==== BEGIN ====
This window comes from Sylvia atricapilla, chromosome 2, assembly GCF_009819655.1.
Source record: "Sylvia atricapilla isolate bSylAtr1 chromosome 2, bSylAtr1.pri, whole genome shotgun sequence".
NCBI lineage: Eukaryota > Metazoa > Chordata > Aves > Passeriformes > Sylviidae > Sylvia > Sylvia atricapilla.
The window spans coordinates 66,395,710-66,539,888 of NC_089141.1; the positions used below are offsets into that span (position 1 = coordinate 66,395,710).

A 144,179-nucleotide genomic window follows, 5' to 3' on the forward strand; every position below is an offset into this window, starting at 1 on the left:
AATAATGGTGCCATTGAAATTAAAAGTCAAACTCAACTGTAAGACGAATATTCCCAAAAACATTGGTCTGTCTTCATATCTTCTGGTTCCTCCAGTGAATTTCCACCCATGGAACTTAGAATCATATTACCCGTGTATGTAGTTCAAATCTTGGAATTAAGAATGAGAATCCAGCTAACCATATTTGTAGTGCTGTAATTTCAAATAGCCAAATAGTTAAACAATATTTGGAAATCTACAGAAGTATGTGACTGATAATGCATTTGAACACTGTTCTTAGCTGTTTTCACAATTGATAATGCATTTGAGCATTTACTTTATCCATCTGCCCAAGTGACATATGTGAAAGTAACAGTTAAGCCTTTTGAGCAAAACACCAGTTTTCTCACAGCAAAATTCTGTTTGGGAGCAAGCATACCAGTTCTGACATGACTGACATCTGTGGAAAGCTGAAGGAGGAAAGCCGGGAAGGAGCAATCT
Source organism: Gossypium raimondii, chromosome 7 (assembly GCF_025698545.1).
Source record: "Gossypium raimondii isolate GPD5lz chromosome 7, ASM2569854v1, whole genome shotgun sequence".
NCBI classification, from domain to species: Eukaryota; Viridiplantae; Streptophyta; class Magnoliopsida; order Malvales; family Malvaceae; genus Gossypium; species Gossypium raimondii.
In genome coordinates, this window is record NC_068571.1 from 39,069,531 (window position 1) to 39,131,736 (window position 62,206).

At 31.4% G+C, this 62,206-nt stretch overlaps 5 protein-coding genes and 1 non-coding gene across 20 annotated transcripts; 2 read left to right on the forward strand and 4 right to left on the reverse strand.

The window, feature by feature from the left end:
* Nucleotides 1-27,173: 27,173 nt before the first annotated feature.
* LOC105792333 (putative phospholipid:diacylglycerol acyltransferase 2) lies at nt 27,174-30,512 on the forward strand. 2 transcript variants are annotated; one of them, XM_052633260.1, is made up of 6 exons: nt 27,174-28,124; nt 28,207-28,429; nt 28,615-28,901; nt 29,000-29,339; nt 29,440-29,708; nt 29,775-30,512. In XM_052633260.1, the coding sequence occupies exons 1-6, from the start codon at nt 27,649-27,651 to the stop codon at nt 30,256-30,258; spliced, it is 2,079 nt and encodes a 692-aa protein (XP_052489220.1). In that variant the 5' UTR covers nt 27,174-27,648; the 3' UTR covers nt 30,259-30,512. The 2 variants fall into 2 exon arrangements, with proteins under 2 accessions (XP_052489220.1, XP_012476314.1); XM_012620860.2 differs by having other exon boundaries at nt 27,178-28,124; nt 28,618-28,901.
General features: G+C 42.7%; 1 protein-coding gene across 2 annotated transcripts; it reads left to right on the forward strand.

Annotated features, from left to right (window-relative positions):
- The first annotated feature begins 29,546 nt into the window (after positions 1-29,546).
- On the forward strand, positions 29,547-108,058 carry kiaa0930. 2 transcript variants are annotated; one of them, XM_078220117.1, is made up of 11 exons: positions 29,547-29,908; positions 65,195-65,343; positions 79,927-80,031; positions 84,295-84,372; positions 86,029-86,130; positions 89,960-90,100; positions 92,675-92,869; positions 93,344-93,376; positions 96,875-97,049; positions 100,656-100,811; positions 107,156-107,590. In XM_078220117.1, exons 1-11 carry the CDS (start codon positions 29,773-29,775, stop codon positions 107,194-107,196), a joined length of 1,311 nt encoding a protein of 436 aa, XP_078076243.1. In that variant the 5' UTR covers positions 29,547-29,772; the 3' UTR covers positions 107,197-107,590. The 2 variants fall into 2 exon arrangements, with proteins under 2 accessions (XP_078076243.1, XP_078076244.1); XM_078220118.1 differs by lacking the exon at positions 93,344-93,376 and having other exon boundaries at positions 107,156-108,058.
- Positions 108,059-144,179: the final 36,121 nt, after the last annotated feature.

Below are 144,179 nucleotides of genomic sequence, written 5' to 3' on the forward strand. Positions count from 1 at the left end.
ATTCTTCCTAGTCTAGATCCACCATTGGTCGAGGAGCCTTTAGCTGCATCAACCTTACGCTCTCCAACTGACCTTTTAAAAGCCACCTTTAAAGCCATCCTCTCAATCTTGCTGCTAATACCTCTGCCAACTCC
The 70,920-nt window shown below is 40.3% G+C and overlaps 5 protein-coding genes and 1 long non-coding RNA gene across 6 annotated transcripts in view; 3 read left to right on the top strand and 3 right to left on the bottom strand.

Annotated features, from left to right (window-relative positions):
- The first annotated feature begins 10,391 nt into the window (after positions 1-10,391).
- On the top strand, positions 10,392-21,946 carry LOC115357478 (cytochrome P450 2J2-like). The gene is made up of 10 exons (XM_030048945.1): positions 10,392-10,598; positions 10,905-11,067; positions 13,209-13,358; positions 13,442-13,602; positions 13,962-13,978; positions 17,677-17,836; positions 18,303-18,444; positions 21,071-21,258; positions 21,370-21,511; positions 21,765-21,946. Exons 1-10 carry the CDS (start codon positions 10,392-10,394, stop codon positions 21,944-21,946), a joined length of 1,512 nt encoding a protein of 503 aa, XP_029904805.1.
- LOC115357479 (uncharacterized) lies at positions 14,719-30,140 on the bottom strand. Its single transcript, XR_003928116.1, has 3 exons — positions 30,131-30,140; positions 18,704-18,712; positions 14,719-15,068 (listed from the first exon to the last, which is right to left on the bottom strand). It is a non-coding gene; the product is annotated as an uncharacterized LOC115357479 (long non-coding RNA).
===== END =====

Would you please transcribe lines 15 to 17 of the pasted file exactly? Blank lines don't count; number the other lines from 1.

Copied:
General features: G+C 42.7%; 1 protein-coding gene across 2 annotated transcripts; it reads left to right on the forward strand.

Annotated features, from left to right (window-relative positions):
- The first annotated feature begins 29,546 nt into the window (after positions 1-29,546).